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A naloxone training session in Vancouver's DTES April 27, 2016. (John Lehmann/The Globe and Mail)John Lehmann/The Globe and Mail

One in 10 people who died of a drug overdose in Ontario over a seven-year period had been released from a provincial prison within the previous 12 months, lending new urgency to calls to distribute the opioid antidote naloxone to inmates returning to the community.

A study by researchers at St. Michael's Hospital and the University of Toronto – the first in Canada to match coroner reports with records for incarcerated individuals – found that the risk of inmates dying of a drug overdose after they are released is almost 12 times higher than that for Ontarians over all.

"We were surprised at how high the fatal overdose rate was among those who were recently released from provincial custody," said Nav Persaud, a family physician and scientist with the Li Ka Shing Knowledge Institute at St. Michael's Hospital.

The World Health Organization recommends that individuals who are likely to witness an opioid overdose should have access to naloxone, says the study published on Wednesday in the medical journal PLOS ONE. The study found that the majority of overdose deaths involved opioids and that someone was present who could have intervened in more than half of the cases. Naloxone reverses the effects of an overdose within minutes.

Public-health doctors in Ontario have called on the province to hand out take-home naloxone kits to inmates, who can be in particular danger of overdosing on opioids after they leave prison.

This week, Ontario Health Minister Eric Hoskins overruled his bureaucrats and ordered them to immediately begin distributing naloxone to newly released inmates. His directive followed a Globe and Mail report about a turf battle between two provincial ministries that stalled efforts to distribute the life-saving antidote to prisons in Ontario.

"To my mind, this is a relatively easy solution to a very complex problem," said Fiona Kouyoumdjian, a prison physician and lead author of an earlier research paper, which found that jail time is frequently a precursor to an early death by preventable means. Nearly 14 per cent of the 50,000 former prisoners studied died of an overdose.

"It's very clear that this population is at very high risk and is contributing to the overall burden of overdose deaths disproportionately," she said.

The weeks immediately after release are a precarious time for former inmates. Job and housing prospects are usually bleak and drug tolerances are generally at a low point because of the relative scarcity of drugs in prison.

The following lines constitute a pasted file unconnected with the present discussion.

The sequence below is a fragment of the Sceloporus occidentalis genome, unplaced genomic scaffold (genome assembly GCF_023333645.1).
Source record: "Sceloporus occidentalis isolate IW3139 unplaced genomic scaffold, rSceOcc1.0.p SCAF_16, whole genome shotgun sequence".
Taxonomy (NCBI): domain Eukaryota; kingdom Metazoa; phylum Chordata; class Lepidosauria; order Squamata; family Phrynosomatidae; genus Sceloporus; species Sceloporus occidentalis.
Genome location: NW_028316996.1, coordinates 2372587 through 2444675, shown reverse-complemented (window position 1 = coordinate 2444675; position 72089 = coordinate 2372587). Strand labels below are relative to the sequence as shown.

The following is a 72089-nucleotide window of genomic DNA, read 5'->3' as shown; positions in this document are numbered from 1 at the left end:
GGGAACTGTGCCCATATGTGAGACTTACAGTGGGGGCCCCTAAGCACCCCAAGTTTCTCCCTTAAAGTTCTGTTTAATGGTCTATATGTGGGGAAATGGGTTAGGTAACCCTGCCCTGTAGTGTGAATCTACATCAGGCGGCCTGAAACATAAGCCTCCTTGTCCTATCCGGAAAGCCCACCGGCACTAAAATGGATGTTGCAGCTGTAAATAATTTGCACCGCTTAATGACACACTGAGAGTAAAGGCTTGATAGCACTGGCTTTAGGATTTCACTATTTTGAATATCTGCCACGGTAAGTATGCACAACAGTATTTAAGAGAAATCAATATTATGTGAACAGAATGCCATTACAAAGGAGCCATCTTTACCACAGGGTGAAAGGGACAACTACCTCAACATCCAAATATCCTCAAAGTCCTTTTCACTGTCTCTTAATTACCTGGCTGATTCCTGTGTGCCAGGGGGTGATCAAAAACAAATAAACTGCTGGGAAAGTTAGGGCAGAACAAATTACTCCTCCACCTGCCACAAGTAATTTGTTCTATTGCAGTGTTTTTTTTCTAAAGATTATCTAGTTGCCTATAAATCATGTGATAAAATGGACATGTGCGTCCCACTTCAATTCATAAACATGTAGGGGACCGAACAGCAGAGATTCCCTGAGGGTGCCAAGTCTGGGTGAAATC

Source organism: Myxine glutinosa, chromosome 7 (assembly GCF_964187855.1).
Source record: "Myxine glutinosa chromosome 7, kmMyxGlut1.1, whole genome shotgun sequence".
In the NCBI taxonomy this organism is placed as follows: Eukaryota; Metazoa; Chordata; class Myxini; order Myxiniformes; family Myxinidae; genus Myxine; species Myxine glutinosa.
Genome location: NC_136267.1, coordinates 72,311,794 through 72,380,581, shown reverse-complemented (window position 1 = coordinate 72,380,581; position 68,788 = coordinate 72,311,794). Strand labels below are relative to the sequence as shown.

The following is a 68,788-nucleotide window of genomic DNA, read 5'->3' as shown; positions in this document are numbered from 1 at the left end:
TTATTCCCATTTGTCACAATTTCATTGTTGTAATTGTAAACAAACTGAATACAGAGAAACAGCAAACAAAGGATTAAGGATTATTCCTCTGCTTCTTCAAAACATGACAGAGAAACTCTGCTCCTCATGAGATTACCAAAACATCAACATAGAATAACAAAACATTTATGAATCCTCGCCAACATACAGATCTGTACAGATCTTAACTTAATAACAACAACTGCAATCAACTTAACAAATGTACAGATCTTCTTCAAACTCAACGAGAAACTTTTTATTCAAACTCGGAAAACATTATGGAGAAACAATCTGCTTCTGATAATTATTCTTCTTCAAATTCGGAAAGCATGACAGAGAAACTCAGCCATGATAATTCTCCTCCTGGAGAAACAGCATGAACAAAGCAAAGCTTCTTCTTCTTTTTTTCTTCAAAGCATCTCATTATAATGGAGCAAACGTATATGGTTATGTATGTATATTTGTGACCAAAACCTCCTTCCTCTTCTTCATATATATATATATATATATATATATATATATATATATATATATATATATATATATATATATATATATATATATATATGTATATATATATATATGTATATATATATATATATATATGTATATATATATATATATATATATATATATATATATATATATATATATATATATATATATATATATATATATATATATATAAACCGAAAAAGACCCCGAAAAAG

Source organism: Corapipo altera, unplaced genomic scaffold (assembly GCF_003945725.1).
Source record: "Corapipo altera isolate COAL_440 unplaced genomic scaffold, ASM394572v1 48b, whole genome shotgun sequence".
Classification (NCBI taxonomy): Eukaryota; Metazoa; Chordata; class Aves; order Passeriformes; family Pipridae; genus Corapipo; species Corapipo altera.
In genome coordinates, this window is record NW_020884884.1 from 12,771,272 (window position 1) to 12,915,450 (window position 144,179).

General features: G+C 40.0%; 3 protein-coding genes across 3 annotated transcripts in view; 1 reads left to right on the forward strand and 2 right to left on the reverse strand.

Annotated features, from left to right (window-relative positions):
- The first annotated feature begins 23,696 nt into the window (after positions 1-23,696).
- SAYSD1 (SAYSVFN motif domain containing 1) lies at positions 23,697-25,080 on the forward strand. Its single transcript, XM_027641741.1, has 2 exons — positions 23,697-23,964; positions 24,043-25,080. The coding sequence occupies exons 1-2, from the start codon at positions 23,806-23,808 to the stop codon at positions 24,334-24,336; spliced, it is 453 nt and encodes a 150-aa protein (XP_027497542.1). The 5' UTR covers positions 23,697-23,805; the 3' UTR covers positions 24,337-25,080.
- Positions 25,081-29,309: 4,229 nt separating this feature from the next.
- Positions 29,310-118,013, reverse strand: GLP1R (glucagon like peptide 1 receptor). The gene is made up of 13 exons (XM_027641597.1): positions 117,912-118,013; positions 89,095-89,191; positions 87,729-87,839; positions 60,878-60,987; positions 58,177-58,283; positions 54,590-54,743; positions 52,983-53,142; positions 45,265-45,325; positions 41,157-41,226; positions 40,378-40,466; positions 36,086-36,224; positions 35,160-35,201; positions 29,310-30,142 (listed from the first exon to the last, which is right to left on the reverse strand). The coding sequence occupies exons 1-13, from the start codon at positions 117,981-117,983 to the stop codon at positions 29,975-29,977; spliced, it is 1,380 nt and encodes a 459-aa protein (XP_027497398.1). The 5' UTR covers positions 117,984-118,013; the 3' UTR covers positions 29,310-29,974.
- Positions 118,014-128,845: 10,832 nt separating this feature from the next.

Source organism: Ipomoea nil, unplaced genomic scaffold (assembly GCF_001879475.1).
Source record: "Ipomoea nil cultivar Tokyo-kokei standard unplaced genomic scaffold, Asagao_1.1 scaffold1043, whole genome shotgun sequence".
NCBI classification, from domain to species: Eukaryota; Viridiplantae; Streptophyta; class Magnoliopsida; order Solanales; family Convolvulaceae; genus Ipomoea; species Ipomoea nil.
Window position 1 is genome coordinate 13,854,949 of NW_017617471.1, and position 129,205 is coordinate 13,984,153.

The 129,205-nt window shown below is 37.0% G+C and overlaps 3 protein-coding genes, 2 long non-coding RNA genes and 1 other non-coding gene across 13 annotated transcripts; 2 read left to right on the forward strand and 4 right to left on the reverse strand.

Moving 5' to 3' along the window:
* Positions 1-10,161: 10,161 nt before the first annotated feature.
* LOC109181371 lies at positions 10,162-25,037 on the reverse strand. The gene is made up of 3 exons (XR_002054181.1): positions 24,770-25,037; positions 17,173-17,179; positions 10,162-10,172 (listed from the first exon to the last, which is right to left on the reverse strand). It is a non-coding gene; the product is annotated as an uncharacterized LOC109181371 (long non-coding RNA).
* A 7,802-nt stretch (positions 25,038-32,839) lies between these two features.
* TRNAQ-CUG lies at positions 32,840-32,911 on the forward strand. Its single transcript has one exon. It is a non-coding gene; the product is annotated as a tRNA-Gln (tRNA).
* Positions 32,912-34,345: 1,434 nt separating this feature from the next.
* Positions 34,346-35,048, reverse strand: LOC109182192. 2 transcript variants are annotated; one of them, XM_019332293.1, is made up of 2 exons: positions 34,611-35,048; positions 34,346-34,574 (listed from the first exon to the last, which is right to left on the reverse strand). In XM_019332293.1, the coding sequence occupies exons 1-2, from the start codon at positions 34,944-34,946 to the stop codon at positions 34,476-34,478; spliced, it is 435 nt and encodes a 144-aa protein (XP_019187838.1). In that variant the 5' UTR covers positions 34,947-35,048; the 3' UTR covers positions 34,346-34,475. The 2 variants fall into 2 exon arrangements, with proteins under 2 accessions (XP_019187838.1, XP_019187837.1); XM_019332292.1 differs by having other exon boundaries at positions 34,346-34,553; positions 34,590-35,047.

The new study found that just under 7,000 people across Ontario died of drug overdoses between 2006 and 2013. Of those, 702 people died of an overdose who had been released from prison in the year prior to their death.

Nine per cent of the overdose deaths occurred in the first two days after release and 20 per cent within the first week, the study found.

Correctional facilities in Ontario house inmates serving sentences of less than two years and those detained before and during a trial. The vast majority of overdose victims in the study had been remanded in custody.

Stephanie Massey, provincial program co-ordinator at PASAN, which provides support services for former inmates, said methadone therapy used to treat opioid addiction is not widely available behind bars in Ontario, leaving drug users at high risk of overdosing after their release. As well, she said, a loss of housing and a safe place to inject adds to the risk of overdosing.

Clare Graham, spokesperson for Minister of Community Safety and Correctional Services David Orazietti, responded to the study by noting that the government has expanded access to naloxone.

"We fully support any discussion around making our correctional facilities safer," Ms. Graham said.

Public health officials in Ontario expect a surge in opioid overdoses this year linked to illicit fentanyl. A recent Globe investigation found that traffickers can easily order the highly potent, low-cost drug online from overseas. While British Columbia and Alberta have been hardest hit by overdose deaths, the scourge of fentanyl is rapidly moving east.

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